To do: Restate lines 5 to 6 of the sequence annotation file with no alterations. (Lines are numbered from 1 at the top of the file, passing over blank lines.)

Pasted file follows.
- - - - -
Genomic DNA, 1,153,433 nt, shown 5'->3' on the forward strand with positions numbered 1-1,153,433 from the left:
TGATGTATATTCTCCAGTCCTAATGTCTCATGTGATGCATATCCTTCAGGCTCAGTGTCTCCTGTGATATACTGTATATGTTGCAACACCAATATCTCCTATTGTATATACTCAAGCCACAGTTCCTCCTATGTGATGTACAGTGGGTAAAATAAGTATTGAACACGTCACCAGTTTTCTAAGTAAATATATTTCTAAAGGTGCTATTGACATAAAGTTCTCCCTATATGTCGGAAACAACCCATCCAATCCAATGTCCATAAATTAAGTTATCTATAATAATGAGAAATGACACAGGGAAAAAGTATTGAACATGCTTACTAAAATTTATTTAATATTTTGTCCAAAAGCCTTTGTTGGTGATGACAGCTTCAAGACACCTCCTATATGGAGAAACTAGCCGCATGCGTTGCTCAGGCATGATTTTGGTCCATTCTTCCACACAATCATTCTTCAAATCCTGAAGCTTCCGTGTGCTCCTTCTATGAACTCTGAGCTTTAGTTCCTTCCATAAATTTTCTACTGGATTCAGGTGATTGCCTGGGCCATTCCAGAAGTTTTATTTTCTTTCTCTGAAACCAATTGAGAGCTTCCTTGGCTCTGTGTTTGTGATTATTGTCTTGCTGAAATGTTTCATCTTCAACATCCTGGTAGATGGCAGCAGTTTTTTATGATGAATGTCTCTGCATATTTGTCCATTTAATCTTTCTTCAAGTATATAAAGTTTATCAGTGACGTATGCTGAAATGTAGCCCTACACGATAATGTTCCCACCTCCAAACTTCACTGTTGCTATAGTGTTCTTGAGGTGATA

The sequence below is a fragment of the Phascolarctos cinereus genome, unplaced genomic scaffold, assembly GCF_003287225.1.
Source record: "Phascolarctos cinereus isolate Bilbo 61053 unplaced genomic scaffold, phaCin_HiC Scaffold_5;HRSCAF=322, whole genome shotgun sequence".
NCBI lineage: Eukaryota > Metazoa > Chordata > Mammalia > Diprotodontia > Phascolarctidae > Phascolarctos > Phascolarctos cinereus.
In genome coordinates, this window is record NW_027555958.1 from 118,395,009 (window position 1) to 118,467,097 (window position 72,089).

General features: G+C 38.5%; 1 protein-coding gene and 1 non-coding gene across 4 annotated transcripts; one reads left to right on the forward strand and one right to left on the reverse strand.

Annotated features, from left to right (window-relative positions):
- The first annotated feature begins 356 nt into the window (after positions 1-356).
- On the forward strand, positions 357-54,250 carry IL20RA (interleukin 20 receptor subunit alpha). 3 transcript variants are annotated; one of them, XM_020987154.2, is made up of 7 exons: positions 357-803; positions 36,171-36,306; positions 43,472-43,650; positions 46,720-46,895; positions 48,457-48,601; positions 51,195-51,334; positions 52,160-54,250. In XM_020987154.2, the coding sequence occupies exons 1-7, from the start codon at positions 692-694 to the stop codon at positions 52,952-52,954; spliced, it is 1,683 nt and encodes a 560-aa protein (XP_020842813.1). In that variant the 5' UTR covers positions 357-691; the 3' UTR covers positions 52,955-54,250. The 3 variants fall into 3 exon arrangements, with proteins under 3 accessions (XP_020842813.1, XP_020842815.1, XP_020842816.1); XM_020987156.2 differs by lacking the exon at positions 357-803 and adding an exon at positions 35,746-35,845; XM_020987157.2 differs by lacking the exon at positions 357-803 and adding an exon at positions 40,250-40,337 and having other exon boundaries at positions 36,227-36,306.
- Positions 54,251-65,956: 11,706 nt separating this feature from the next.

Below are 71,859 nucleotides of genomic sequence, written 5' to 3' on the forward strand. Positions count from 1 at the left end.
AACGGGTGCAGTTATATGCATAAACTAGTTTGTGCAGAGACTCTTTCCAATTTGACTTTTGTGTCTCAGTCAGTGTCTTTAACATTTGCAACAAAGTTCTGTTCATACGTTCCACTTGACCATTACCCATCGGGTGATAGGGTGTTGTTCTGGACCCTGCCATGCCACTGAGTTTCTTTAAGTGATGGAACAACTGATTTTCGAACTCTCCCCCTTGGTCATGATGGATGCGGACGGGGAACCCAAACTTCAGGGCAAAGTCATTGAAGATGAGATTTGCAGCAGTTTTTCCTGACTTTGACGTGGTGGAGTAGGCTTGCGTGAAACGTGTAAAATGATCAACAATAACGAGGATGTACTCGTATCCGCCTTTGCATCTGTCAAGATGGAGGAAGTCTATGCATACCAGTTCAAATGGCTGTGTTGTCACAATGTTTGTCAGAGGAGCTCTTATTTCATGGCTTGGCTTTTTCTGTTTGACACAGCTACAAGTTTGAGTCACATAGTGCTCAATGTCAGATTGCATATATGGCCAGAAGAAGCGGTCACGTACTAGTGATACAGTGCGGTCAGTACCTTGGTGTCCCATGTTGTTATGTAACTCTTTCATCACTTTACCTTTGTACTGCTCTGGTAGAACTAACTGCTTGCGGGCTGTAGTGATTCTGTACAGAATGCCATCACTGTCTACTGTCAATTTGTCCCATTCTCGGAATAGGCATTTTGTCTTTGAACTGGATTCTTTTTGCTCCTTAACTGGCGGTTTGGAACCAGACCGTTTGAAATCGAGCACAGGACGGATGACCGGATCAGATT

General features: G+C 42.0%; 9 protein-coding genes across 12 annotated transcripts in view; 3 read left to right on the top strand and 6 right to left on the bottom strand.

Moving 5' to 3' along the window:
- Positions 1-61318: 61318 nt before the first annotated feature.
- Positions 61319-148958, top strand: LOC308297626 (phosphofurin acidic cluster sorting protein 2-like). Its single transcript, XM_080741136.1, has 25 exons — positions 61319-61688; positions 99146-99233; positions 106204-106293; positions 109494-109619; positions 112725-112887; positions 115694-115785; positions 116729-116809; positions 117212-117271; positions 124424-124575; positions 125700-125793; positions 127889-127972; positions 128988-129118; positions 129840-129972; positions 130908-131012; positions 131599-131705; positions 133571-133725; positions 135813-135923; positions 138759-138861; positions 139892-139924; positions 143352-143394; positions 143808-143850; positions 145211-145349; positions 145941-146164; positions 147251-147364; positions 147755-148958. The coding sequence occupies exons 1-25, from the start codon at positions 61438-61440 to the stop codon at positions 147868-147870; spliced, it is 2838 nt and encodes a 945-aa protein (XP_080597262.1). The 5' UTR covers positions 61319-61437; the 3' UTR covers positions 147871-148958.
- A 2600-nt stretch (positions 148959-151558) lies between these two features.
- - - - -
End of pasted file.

NCBI lineage: Eukaryota > Metazoa > Chordata > Mammalia > Diprotodontia > Phascolarctidae > Phascolarctos > Phascolarctos cinereus.
In genome coordinates, this window is record NW_027555958.1 from 118,395,009 (window position 1) to 118,467,097 (window position 72,089).